Both parties also presented their own Form 14's showing their calculations for child support. The trial court rejected both parties' Form 14's and submitted its own. The trial court's Form 14 showed Wife's monthly gross income and adjusted gross income as $798.00, the amount of her Social Security disability benefit, and Husband's monthly gross income and adjusted gross income as 83,486.00. Based on these figures, the court arrived at a presumed child support amount of 8421.00 to be paid by Husband. The court made no provision for the Social Security benefit received on behalf of Jennifer, nor did it include any adjustment for maintenance payments.

The court, in its judgment of May 24, 2002, found that the best interests of the child would best be served by placing her in the joint legal and physical custody of both parties. The court's parenting plan closely followed the plan submitted by Husband and is not challenged on appeal. The court adopted its own Form 14 as correct, stating that it found no reason to deviate from those calculations, and ordered Husband to pay $421.00 per month for child support.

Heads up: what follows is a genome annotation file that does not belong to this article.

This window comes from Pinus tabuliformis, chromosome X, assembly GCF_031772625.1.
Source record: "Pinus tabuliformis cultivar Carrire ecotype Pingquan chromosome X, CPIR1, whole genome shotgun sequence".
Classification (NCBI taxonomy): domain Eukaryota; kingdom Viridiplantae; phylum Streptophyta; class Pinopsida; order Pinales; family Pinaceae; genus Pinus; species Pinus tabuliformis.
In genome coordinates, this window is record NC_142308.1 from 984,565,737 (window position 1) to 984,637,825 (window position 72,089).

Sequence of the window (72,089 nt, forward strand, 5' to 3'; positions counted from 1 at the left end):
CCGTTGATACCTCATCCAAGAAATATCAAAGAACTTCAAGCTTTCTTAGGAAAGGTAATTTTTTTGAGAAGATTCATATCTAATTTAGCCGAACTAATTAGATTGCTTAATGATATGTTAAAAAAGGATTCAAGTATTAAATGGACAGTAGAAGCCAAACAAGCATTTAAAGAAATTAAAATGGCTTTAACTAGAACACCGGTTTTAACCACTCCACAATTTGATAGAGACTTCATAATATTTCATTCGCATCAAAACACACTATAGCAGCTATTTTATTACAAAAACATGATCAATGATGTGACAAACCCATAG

In dividing the marital property and debts between the spouses, the court granted the family home to Husband and included $10,774.00 cash in Wife's portion of the property division. The court found that the value of the family home was $72,500.00 and that Husband should retain the property and assume the debt on it, which amounted to $61,628.00. The court found that the marital portion of Husband's military pension, which was not yet fully vested at the time of trial, should be divided equally between the parties. The pension division is not contested on appeal. With regard to debts, the court found that certain debts, which were incurred by Wife after separation, were "squandered" and should be paid by her. The debts that were found by the court to be marital and joint were divided between the parties.